"Brent, you gotta help me," Kevin said on the phone.
My brother needed a monologue for a theater class. He was stuck. He'd tried. He just couldn't write it. Naturally, it was due the next morning. He cajoled. He flattered. But most of all, my big brother needed me. I huffed and puffed and made pointed jokes and told lies about how much homework of my own I had.
And after midnight, tired, irritable, and imagining Kevin sleeping snugly in his bed, I began wrestling with my keyboard. Within moments, a Grinch grin spread over my face. Write you a monologue, huh? Doesn't matter the subject, huh? Just has to be good, huh?
The tale my brother recited flawlessly the next day (he has an infuriatingly keen memory) was true... ish.
When we were children, we would play in the vegetable garden after our dad had rototilled it, churning up big hunks of clay that baked brick-hard in the Eastern Montana sun. One day when we were 12 and 8 years old respectively, I played innocently as my brother threw dirt clods into the air. He chucked one so high it pierced the mesosphere.
On re-entry, trailing flames as it slowed to roughly 750 mph, it landed flat on my head, knocking me out cold. In his (ahem) monologue, my brother expressed how he was afraid that he'd killed me — because he thought he'd get in trouble. He tried to figure out how to hide the body. He looked on the bright side: at least the irritating little tag-along was finally gone. I drew him as a monster and his baby brother as the faithful Golden Retriever who just wanted to be with him. It was a thing of beauty. Consigning Kevin to at least 10 minutes of in-class purgatory, I felt positively Dantean in my passive-aggressive triumph.
Kevin sold it, too. Never accuse the man of flinching. But he didn't get an A. When he got the peer evaluations (which were supposed to judge only his delivery), he found out why. Against a bunch of As, three people had given him low grades, each complaining about the content. One gave him an F: "I'm a little brother. F*#k you," he explained.
Unfortunately, if I was a bit Dante, Kevin had always been a lot Sun Tzu: "He who knows himself and knows his enemy need not fear the result of a thousand battles [and karate and a gun don't hurt either]." Evidence of this ancient Chinese wisdom: my fight record (0-4363-1).
Kevin understood instinctively that if you seek out conflict when you have the upper hand, you can intimidate your opponent into not seeking out conflict when he does. So, after a friendly afternoon of shooting pop cans and neighbors' windows, my brother turned to me, BB gun cradled in his arms.
"Brent," he said, his voice flat, "run." He chambered a 4.5 millimeter orb of copper-colored pain and pumped the gun once.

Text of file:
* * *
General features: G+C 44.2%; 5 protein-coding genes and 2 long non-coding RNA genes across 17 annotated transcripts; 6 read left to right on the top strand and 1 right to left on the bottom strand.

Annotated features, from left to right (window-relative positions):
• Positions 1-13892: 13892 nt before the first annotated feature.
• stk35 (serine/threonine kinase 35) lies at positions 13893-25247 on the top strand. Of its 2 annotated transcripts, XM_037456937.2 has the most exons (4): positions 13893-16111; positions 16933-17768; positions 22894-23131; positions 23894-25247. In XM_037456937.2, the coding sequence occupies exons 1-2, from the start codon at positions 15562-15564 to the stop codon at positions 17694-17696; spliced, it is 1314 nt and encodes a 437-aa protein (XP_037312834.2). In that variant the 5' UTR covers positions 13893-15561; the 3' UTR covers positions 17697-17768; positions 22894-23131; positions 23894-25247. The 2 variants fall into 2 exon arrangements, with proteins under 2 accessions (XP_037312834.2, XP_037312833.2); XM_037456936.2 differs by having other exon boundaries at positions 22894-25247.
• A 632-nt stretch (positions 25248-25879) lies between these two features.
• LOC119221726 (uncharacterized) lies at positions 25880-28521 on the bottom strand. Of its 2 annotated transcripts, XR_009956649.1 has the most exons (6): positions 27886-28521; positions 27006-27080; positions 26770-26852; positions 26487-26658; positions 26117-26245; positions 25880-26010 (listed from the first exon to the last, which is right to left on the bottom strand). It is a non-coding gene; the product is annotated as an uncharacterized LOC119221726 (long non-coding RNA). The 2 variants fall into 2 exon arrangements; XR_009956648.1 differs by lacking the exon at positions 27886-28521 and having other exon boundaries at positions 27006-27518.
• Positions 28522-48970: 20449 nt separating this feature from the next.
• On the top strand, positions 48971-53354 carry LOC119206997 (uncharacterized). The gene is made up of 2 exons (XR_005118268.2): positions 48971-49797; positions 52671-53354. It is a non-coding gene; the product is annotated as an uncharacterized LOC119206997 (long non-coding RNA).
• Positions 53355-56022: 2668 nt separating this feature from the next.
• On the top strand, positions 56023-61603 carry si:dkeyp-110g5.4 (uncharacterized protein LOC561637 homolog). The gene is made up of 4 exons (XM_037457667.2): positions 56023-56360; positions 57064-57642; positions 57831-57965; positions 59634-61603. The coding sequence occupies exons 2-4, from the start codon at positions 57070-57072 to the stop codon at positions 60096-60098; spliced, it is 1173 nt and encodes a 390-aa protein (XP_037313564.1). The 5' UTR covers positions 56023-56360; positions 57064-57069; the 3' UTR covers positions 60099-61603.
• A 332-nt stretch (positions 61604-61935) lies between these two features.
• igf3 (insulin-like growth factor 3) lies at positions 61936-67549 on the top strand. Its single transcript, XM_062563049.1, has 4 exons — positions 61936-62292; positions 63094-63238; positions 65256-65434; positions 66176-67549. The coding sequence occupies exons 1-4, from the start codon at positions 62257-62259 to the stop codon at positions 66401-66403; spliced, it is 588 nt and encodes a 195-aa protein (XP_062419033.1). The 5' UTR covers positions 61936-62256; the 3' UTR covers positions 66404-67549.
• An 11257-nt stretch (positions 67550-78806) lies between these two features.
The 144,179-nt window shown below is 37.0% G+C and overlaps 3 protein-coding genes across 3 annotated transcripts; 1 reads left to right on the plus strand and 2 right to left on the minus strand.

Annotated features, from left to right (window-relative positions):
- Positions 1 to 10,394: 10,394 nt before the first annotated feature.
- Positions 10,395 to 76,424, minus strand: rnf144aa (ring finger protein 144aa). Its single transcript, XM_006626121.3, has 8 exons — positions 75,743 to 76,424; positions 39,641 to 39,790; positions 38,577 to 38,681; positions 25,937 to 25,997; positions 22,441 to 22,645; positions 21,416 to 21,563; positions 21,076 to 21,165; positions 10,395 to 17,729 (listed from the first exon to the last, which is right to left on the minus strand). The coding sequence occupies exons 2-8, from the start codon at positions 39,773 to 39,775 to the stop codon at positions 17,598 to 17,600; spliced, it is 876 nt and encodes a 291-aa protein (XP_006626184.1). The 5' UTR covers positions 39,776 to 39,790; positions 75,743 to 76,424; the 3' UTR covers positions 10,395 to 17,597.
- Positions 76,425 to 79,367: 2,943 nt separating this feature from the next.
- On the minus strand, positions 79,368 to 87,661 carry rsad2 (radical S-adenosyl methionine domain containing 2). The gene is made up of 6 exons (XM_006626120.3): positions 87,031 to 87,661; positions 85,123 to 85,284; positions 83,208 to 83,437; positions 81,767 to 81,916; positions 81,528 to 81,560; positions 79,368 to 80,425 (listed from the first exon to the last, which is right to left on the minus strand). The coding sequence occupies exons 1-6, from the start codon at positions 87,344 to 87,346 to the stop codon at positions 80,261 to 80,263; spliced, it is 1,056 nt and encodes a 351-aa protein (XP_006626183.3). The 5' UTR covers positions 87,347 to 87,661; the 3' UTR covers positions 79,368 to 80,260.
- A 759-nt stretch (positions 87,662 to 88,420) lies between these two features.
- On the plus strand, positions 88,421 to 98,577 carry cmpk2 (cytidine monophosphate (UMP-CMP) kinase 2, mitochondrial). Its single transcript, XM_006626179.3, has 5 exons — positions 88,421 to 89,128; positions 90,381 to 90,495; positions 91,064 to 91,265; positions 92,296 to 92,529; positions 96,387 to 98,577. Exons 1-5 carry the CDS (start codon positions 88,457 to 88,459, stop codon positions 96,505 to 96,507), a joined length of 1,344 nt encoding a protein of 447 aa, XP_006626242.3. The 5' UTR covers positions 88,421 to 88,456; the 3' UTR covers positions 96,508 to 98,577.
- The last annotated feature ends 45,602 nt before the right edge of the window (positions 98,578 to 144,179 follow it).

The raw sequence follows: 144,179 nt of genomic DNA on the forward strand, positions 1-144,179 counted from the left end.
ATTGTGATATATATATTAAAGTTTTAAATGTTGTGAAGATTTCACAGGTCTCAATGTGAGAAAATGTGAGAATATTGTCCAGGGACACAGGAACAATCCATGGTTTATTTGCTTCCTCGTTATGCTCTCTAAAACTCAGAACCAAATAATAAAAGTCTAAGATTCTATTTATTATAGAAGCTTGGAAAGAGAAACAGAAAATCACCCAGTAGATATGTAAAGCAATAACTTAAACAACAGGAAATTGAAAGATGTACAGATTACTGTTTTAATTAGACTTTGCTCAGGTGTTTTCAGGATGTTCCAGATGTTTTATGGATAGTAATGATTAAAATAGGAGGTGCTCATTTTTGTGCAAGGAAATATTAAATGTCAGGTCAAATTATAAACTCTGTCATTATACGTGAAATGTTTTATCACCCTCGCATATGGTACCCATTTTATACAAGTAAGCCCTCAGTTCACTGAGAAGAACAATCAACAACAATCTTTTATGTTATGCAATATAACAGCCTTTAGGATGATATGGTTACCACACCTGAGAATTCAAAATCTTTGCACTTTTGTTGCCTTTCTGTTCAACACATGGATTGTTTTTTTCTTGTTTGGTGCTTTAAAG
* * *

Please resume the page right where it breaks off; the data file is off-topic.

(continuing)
"Kevin, no. Kevin, don't do it!"
"I'll give you to the count of three." This was him being sporting.
I danced in close, grabbing at his arms, supplicating, appealing to his better nature. I always was a little slow.
"One." He looked at me quizzically. I had the opportunity to run, but if I wanted to make myself an easy target — well, there's just no understanding some people, is there?
Of course, once I ran, that slow, "One... two... three" would become onetwothree! The corner of the house — safety — was at least 10 yards away. Too far.
"Kevin, no! Please! I haven't done anything!" The BB gun could handle 10 pumps, each adding more air pressure. At one, it would give you a wicked sting, but it wouldn't break skin.
He pursed his lips. He shook his head. "You asked for it," he said. He added a second pump: another 137 feet per second, another 2.4 yowls on the welt scale.
But to pump a Daisy Air rifle requires taking the gun off target for at least 1.4 seconds. I was off like a Montana grizzly trying to get off the endangered species list, a mobile mountain moving 33 mph.
In addition to being surprisingly fast, it turns out that from five yards a grizzly is also surprisingly difficult to miss.
Not that I was always so defenseless. The best offense can be a weak defense. Classic ambush: after a long day of low-level fighting, Kevin punched me in the arm in front of Mom, and she threatened him with spankings or gruesome death — the details are fuzzy after all these years. She'd turned her back and I'd howled and held my arm. When she'd turned around, the pure hatred on his face was all the evidence she'd needed for a swift conviction. From behind her back, I grinned my little Grinch grin at him.
Pity the mother with too-smart kids.
But years later, everything was to change. The pastor of our church was inside, visiting for a cup of coffee with this nice family with well-behaved children. I was 17, big from football, big from weightlifting, and just big. More importantly, I was finally bigger than Kevin, who was 21 and coming back from college where he was studying the oh-so manly art of opera singing.